Saturday, March 9, 2024
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Early Historic Pottery-North India and Tamil Nadu

Early Historic Pottery- North India and Tamil Nadu




Early historic pottery in India showcases a tapestry of cultural diversity and technological ingenuity that flourished in ancient times. The pottery of the Indus Valley Civilization, spanning from 2600 to 1900 BCE, reflects fine craftsmanship and distinctive shapes, with common motifs depicting animals, birds, fish, and geometric designs.


Painted Grey Ware, prevalent from 1200 to 600 BCE, derives its name from its characteristic grey color and often features black-painted designs, associated with early Indo-Aryan settlements.


The Northern Black Polished Ware, prevalent from 700 to 200 BCE, boasts a glossy black appearance and thin-walled structure, indicative of urban centers and elite consumption during the later Vedic and early Mauryan periods.


Megalithic pottery in South India, associated with burial sites, presents diverse styles such as black-and-red ware and black ware, reflecting regional variations and cultural practices. These pottery traditions offer valuable insights into the socio-economic and cultural landscapes of ancient India, continually enriching our understanding through ongoing archaeological research and discoveries.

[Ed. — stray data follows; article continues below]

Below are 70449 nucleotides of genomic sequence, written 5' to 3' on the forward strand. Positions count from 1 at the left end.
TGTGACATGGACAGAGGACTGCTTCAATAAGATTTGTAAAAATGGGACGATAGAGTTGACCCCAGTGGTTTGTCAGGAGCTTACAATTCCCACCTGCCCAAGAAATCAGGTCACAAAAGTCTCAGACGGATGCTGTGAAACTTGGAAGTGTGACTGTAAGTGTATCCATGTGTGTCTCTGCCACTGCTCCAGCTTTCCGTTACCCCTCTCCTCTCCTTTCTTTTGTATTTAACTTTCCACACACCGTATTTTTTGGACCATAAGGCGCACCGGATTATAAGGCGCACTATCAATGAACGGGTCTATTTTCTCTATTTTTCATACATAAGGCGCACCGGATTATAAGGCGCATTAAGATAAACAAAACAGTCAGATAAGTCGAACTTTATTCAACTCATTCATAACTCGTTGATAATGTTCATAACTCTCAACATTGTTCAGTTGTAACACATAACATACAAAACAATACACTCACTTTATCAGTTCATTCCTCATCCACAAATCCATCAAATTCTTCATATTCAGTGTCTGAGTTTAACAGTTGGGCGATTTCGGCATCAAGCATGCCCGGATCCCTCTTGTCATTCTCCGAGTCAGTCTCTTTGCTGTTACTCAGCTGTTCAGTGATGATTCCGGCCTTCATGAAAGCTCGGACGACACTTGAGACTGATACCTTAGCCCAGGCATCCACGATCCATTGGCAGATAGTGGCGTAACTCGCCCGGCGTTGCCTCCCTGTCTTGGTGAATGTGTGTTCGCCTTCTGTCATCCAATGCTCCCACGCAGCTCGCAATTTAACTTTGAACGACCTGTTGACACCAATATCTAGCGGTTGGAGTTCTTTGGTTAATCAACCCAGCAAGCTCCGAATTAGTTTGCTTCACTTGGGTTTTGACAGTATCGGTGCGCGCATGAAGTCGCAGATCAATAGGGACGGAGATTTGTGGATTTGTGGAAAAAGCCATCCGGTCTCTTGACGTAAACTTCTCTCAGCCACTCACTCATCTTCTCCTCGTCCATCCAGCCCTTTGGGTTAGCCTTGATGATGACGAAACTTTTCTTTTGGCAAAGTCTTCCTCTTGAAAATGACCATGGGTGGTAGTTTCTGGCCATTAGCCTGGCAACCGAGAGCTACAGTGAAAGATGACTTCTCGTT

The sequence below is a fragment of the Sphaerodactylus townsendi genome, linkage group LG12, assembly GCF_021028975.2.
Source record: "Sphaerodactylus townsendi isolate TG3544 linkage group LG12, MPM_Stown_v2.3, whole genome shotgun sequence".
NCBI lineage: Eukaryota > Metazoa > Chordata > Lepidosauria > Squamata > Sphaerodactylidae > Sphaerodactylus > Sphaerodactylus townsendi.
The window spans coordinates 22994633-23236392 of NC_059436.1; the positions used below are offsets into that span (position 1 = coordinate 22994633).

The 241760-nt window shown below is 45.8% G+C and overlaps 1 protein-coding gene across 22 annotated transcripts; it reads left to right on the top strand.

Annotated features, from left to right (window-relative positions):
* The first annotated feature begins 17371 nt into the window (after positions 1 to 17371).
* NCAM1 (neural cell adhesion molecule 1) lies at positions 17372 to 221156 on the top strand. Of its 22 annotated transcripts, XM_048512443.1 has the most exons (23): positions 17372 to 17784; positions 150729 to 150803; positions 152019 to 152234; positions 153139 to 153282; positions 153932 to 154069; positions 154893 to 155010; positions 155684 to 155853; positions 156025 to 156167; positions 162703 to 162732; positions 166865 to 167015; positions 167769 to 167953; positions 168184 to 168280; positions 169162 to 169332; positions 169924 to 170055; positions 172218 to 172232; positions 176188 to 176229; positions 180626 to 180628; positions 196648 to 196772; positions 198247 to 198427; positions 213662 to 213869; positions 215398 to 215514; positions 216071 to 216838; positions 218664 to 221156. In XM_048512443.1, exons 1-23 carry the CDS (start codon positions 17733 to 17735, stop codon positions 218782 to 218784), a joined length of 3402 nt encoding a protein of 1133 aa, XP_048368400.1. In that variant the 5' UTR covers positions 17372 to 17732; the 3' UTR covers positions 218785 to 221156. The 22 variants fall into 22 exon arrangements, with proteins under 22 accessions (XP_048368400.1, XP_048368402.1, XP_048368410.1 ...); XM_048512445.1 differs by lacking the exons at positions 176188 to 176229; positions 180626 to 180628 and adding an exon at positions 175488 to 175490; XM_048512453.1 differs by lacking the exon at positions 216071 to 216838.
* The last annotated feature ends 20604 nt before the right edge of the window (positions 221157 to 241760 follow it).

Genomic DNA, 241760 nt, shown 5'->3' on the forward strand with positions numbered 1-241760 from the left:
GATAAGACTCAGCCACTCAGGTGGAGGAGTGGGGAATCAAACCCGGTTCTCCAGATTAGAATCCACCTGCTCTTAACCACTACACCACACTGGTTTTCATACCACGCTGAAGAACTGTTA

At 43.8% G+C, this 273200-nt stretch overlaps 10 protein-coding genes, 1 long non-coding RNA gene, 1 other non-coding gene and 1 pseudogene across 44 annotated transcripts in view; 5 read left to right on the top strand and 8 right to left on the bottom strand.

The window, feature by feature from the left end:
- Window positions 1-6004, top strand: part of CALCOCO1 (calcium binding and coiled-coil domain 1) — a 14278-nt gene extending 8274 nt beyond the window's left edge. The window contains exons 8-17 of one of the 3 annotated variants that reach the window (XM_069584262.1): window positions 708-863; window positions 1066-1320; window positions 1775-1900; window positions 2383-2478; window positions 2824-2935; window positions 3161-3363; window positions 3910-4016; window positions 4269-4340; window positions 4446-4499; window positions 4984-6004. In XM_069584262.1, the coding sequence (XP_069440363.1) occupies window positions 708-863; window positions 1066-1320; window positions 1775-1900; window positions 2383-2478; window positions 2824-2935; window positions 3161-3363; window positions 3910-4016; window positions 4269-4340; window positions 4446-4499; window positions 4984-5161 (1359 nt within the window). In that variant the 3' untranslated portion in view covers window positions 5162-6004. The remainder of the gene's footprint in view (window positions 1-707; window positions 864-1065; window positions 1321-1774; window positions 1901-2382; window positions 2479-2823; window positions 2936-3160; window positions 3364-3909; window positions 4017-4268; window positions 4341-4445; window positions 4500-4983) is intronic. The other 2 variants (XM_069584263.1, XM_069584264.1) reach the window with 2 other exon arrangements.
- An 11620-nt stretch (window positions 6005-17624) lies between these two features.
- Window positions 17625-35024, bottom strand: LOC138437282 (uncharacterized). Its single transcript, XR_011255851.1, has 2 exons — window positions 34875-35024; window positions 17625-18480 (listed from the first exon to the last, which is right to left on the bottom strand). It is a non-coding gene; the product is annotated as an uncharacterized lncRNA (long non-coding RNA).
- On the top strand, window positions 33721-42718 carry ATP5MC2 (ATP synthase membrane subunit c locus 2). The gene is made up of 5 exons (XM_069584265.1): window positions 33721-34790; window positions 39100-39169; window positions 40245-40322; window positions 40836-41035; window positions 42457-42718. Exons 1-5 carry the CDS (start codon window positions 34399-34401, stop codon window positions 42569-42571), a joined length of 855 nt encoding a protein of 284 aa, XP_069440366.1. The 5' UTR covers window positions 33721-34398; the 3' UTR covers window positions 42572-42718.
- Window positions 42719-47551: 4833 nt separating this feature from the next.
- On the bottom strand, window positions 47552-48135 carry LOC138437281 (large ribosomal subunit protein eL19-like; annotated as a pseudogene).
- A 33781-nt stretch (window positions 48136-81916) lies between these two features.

Tamil Nadu

Archaeological collections from Alagankulam, Arikkamedu and Kodaikkanal occupy the major part of the section.


Alagankulam is an archaeological site located in the southern part of India, specifically in the state of Tamil Nadu. The site has been of interest to archaeologists due to its rich historical significance, particularly regarding the ancient civilization of the region. The archaeological evidence from Alagankulam covers a wide range of periods, including the prehistoric, early historic, and medieval periods. The site’s occupation and significance likely evolved over time, reflecting the changing dynamics of society and culture in the region.


Arikamedu was a prominent trading center during the ancient and medieval periods, with its peak activity dating from the 1st century BCE to the 2nd century CE. It served as a crucial hub for maritime trade, connecting India with various civilizations around the Indian Ocean, including the Roman Empire.


Triple Grooved Tile,   Early Historic Period       (Location: Alagankulam, Tamil Nadu)

The “Triple Grooved Tile” discovered in Alagankulam, Tamil Nadu, is an artifact that sheds light on the Early Historic Period of the region. Alagankulam, located in the southern part of Tamil Nadu, has been an area of archaeological interest due to its rich historical significance.

The presence of grooved tiles suggests a degree of sophistication in construction techniques during that era.

Black and Red Ware (BRW) is a type of pottery found in archaeological sites across the Indian subcontinent, particularly dating back to the Iron Age, roughly between 1500 BCE and 600 BCE. It is one of the most widespread and characteristic ceramic traditions of the Indian subcontinent during this period.